The adoption of less invasive measures such as the use of orthodontic appliances becomes a treatment option in case of early diagnosis. Intra-oral orthopedic devices such as jaw expanders and mandibular distractors enlarge the oral cavity boundaries (best tongue accommodation) and improve the airflow in the nasal cavity [27,28].
CPAP (a small compressor with naso-facial mask using positive pressure) is indicated to cases in which there is non-cooperation by patients or failure in other therapeutic procedures [11,29].
Results and Discussion
Sleep is a natural and necessary state for human beings who is highly valuable for health and where neurobiological processes take place keeping physical and cognitive aspects of the organism. As a consequence, it is very important to study its aspects and factors that can affect or interrupt this period of state such as OSAS [4,15].
According to the literature, The Obstructive Sleep Apnea Syndrome is found in all age groups and presents different clinical aspects. There are many factors including: anatomical, functional, neural and genetic factors which interact in its occurrence [6,17,24]. According to Uema., et al. it reduces the cognitive function, thus leading to attention and memory deficit, sleep deprivation and daytime sleepiness and it may be associated with bruxism and night drives, as well. The mentioned syndrome is characterized by partial or complete obstruction in the upper airways during sleep and it leads to airflow reduction [4,16-18].
Matthew and Stevens, Kissman., et al. point out that syndromes, mainly the Down Syndrome (DS); as well as craniofacial and neuromuscular abnormalities predispose OSAS and respiratory infections and obstruction [3,5].
According to Rodrigues., et al. Chang and Chae this pathology is featured by apnea events, oxygen saturation fall, tachycardia bursts and hypertension. Thus, it is worth setting the obstruction point in the upper airways during the physical examination of apneic children [21,23].
Studies showed that the clear diagnosis of sleep disorders is based on gathering basic details and on the participation of several health professionals in the multidisciplinary treatment team [7,15].
Therefore, exams and tests are necessary to establish an accurate diagnosis and they include anamnesis, physical examination, the application of specific questionnaires (Epworth), radiographic images and sleep-wake records such as actigraphy, oximetry and polysomnography [10,20,25].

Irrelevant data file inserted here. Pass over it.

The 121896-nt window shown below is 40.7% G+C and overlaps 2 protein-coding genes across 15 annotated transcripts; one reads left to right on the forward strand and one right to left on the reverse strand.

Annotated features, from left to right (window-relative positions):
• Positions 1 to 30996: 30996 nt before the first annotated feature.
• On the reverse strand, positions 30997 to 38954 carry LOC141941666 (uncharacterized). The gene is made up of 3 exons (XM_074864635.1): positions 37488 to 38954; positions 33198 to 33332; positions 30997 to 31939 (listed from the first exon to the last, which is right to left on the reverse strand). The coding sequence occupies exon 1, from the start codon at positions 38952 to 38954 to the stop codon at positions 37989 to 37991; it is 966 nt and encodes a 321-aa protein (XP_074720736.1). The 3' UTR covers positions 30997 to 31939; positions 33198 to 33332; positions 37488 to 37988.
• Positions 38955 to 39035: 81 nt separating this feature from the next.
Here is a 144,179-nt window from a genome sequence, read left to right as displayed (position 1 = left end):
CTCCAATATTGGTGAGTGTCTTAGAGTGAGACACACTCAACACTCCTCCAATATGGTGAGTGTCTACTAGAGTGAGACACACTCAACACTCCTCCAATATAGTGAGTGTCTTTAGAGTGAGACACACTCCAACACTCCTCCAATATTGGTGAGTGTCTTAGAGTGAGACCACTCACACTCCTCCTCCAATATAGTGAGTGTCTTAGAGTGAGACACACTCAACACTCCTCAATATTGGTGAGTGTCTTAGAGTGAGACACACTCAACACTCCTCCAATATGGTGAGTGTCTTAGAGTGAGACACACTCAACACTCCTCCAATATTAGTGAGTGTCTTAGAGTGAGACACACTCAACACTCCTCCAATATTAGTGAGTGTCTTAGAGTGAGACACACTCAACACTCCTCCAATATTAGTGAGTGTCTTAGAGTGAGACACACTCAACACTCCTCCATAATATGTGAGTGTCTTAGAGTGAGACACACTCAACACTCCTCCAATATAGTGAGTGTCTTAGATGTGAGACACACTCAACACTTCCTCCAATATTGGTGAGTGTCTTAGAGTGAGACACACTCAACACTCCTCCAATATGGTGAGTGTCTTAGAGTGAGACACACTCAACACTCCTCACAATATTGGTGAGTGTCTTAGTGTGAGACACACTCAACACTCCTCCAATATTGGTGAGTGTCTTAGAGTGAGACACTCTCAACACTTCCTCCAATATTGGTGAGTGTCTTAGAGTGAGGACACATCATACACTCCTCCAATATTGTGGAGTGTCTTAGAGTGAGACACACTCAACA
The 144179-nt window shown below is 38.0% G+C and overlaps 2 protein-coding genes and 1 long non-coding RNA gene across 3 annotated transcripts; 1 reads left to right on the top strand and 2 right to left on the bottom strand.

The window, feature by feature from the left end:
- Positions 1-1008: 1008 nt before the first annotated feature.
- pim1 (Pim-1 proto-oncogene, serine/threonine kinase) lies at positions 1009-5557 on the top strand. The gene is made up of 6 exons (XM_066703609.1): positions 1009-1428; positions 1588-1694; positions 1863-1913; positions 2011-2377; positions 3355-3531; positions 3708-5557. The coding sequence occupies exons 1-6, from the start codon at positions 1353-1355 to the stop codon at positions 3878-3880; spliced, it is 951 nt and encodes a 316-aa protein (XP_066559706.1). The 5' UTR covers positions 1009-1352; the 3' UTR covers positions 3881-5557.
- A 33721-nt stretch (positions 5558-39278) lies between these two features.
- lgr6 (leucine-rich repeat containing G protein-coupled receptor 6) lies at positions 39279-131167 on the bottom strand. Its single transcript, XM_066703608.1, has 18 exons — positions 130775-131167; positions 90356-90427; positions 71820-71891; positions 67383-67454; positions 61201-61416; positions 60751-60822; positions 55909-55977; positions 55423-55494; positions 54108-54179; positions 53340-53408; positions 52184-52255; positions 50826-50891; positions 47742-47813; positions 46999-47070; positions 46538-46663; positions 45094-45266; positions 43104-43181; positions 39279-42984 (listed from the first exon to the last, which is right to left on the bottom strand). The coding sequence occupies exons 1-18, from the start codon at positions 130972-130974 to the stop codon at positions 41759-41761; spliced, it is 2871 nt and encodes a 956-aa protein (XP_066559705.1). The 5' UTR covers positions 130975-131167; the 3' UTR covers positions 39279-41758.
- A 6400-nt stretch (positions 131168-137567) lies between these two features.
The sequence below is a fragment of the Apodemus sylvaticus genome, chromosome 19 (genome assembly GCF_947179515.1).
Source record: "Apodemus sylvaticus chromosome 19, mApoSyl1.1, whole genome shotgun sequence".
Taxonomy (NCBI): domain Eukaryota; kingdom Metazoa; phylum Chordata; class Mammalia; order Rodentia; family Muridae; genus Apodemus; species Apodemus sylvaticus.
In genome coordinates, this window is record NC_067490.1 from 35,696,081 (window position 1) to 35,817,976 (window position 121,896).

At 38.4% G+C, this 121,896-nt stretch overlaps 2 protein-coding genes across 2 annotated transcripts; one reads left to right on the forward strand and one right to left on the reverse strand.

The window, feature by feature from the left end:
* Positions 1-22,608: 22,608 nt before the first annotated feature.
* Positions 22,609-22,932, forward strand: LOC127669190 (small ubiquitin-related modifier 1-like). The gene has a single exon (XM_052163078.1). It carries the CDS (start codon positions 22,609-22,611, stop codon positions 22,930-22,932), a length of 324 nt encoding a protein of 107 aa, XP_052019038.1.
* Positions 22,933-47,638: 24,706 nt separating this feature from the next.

According to Asensi., et al. Ng., et al. Gondim., et al. and Kissmann., et al. , the polysomnography is considered to be the best method to assess sleep-disordered breathing and the elective method to evaluate these patients’ quality of sleep. The thorough examination comprises ten monitoring steps: electroencephalogram, electromyogram, electro-oculogram, ECG, airflow, respiratory effort, snoring, patient and decubitus position, the movement of the lower limbs and oxygen saturation, video recording (if possible), esophageal manometry and capnography [5,9,11,22] .
Therefore, there are some alternative methods such as oximetry and pulse actigraphy which are measured in smaller and less complex displays and which do not affect the patients’ sleep routine [20,21].
Asensi., et al. Souza and Cavalcanti point out the different factors associated to obstructive sleep disorders that have turned the OSAS treatment into a challenging task. Such task should take under consideration the anatomical and clinical changes, the individual cases as well as the severity and risk factors of the disease [10,24].
According to Levrini., et al. Asensi., et al. the treatment given to children with craniofacial abnormalities such as Down Syndrome, cerebral palsy or muscular hypotonia is more complex and involves surgery guidelines concerning the sleep hygiene [11,25].
According to Kissman., et al. the orthognathic surgery is presenting better results with success rate of approximately 92%. Patients need to be carefully evaluated for psychological aspects, mainly those presenting Down syndrome as well as family consent [5].
Less invasive options are the most used in early diagnosis. The positive pressure device (CPAP) is effective for patients who have not responded well to the surgical procedures or for more serious craniofacial anomaly cases, which are not recommended to surgical indications. Recent studies showed that the preliminary use of CPAPs is indicated for children who will be later subjected to any surgical procedure. The device is considered to be a continuous and undefined therapy [11,17,20,23,28].
According to Moreira., et al. Levrini., et al. Guimarães., et al. and Millán and Reyes, intra-oral appliances are excellent alternatives available for early and preventive treatments. The use of orthopedics as early as possible enlarges Down Syndrome patients’ jaw bones, improves their nasal (airflow) and oral (tongue accommodation) cavities and helps the breathing process [12, 27-29].
From the analysis and interpretation of studies related to OSAS and Down syndrome, the best option and treatment indication is the realization of multidisciplinary planning with previous use of orthodontic appliances for these disabled children [2,7,10,11,14,17,20,22,24,27,29].
Down syndrome in children resembles OSAS signs and symptoms; therefore, these children should be assisted by a multidisciplinary team which should base its actions on a bio-psycho-social context in order to improve these children quality of life.
 Early diagnosis and treatment can reduce cardiovascular sequels, neurocognitive impairment and morbidity among these patients. Polysomnography is still considered to be the gold standard for OSAS diagnosis. Fixed orthodontic and orthopedic oral appliances have been successful in enlarging the oral cavity, in expanding the upper airways and in preventing future damages to these children.
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Copyright: © 2015 Tatiane Maciel de Carvalho., et al. This is an open-access article distributed under the terms of the Creative Commons Attribution License, which permits unrestricted use, distribution, and reproduction in any medium, provided the original author and source are credited.